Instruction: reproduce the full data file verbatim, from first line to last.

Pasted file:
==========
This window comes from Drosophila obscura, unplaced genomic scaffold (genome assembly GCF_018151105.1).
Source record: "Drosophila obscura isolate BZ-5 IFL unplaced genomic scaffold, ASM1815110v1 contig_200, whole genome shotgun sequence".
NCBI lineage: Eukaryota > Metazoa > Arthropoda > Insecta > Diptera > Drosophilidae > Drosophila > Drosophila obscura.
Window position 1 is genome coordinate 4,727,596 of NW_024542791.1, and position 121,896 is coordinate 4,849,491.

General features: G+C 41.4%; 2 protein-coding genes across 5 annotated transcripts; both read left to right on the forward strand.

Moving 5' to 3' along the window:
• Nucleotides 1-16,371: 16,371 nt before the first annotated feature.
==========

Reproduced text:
This window comes from Drosophila obscura, unplaced genomic scaffold (genome assembly GCF_018151105.1).
Source record: "Drosophila obscura isolate BZ-5 IFL unplaced genomic scaffold, ASM1815110v1 contig_200, whole genome shotgun sequence".
NCBI lineage: Eukaryota > Metazoa > Arthropoda > Insecta > Diptera > Drosophilidae > Drosophila > Drosophila obscura.
Window position 1 is genome coordinate 4,727,596 of NW_024542791.1, and position 121,896 is coordinate 4,849,491.

General features: G+C 41.4%; 2 protein-coding genes across 5 annotated transcripts; both read left to right on the forward strand.

Moving 5' to 3' along the window:
• Nucleotides 1-16,371: 16,371 nt before the first annotated feature.